The term ' common Babbitt, refers to lead Babbitt, Frank. Most don't have lead in there engines.
I don't know what turbines have to do with a Model T, or is it that thing I took off my T, last summer, because the bolts got loose.
Well, Davis, all that fiction writing came right out of a K.R. Wilson Tool Catalog, when I was a kid. They have reprints to day that is some very good reading, then nobody has to post the Fiction, I have been seeing in posts.
It is so cute when you, and Frank, try to talk about things you don't understand.
I don't know why you do it to your self Herm, you must like egg on your face?
You should know after all these years, I only post facts. And just in case you are a little confused, melting temp and pouring temp are 2 different things!
If nothing else, you are damned predictable. I wish fish bit so easily, I wouldn't leave the pond dam.
By the way, I never named names and it wasn't me that coined the term. Did I mention you were predictable?
Will you two please cut it out? PLEASE!
A Google search of “average engine oil temperature” turns up this as the first result:
A quality conventional motor oil will tolerate oil sump temperatures of up to 250 degrees, but starts breaking down over 275 degrees. The traditional approach is to try to hold oil temperatures between 230 and 260 degrees.
Other articles all over the web confirm this.
This is it, you guys are trying to equate modern engine Temperatures, that have larger cooling systems, and pressure oil systems, to a Model T, and that won't fly. They are not even close to being the same.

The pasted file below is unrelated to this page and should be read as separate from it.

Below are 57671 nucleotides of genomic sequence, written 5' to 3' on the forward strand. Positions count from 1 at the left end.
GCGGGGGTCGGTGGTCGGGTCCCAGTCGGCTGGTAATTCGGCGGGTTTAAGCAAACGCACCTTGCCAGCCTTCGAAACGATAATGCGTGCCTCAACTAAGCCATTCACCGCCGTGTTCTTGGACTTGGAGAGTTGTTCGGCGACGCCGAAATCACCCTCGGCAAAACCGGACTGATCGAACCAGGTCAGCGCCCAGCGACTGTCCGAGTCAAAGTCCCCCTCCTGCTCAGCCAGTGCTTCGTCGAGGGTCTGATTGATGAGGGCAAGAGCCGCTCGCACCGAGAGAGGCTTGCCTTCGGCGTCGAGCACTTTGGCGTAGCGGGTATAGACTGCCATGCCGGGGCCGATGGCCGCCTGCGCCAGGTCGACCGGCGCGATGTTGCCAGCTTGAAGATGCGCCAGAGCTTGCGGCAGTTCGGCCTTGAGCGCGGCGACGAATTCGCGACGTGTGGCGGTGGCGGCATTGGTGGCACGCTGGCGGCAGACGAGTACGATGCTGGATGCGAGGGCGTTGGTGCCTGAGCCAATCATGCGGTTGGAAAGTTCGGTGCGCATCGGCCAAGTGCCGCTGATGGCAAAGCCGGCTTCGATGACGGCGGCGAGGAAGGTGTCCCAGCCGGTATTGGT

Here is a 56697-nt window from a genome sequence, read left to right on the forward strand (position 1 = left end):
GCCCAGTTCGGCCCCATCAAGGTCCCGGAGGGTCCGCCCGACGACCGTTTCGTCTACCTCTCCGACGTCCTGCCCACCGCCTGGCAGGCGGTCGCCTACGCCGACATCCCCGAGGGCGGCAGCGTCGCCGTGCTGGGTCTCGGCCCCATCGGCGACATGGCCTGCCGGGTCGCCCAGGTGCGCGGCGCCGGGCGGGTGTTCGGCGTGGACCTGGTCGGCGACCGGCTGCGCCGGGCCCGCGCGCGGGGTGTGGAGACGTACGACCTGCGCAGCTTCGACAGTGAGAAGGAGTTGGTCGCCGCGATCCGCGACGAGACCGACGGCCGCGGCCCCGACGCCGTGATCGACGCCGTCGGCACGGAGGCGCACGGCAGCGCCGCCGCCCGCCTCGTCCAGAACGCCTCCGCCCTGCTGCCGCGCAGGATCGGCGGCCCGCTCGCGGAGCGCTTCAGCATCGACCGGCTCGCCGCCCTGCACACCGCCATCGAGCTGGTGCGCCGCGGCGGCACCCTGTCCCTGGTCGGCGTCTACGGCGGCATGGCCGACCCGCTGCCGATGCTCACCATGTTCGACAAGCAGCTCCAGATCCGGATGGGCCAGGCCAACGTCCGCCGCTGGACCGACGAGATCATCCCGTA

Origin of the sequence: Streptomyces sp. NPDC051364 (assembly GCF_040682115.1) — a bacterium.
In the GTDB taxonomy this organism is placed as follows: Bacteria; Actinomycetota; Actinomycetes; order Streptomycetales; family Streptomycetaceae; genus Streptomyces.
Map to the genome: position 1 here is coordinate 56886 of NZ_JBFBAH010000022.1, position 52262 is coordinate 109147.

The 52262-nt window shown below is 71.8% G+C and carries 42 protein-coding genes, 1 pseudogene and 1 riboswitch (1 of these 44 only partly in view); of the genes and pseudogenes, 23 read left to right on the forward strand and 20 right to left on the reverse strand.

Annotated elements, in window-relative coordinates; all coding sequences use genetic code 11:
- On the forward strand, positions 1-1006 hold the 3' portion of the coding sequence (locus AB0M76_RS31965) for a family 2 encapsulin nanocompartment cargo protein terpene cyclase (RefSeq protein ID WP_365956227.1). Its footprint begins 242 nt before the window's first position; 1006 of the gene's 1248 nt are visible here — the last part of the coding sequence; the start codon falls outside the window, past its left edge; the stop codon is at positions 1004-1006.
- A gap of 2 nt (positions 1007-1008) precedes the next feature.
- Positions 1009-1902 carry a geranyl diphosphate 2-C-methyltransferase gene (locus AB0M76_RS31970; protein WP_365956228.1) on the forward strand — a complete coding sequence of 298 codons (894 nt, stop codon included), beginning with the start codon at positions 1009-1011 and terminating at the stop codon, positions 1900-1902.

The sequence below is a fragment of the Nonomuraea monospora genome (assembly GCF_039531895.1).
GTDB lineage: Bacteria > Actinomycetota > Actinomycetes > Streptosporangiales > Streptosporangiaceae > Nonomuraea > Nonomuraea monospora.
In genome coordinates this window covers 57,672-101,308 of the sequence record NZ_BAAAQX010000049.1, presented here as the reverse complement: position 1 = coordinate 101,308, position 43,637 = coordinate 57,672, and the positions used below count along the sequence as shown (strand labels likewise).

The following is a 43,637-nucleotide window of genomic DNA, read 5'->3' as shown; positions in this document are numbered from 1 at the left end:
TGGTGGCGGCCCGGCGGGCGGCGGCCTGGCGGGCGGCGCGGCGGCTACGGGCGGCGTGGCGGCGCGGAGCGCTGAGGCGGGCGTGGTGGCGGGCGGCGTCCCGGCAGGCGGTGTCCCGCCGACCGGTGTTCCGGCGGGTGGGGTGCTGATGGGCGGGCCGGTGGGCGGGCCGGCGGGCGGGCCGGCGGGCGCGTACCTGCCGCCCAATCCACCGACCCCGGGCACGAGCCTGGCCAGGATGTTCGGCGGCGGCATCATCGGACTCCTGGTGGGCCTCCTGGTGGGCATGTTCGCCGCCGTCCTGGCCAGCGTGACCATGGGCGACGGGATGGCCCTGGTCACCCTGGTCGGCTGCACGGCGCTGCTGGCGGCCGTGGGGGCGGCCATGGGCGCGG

People, another thing the Magnificent 10 Hammer Heads, have confused up on here is, the difference between Water Temperature, and oil Temperature, they will never be the same, at any given time. This is depending on tightness of build, Cooling system, how much oil, wear in the engine. The heat in the oil, and crankcase all comes from the oil that is splashed into each piston, and the Bands.
LOL, Yup, Davis, very hard to Dummy Out, if you would have said the man in the red suite, and a white beard, I would have to go ask the other 9 Magnificent Hammer Heads what that meant. You are so clever, but you have done that the first time I got on here, years ago, so what's new with that.
You are consistently fed Misinformation on the Model T engine, and I have better things to do then defend what I say all the time, when one of the 10, spouts opinion, rather then fact, or many times out dated information.
So when Misinformation is tried to be pasted off as the truth, I just can't let that go, never have, never will.
What I always think of, after time gets down the road some, the Model T owners that come after us will be led in the wrong direction, Sad.
Oil Crankcase Temperature, How much do you think it was when it melted the piston, and didn't damage any bearings, except one rod, No. 3, as the 4th cylinder put molten Aluminum, on No. 3 rod bearing.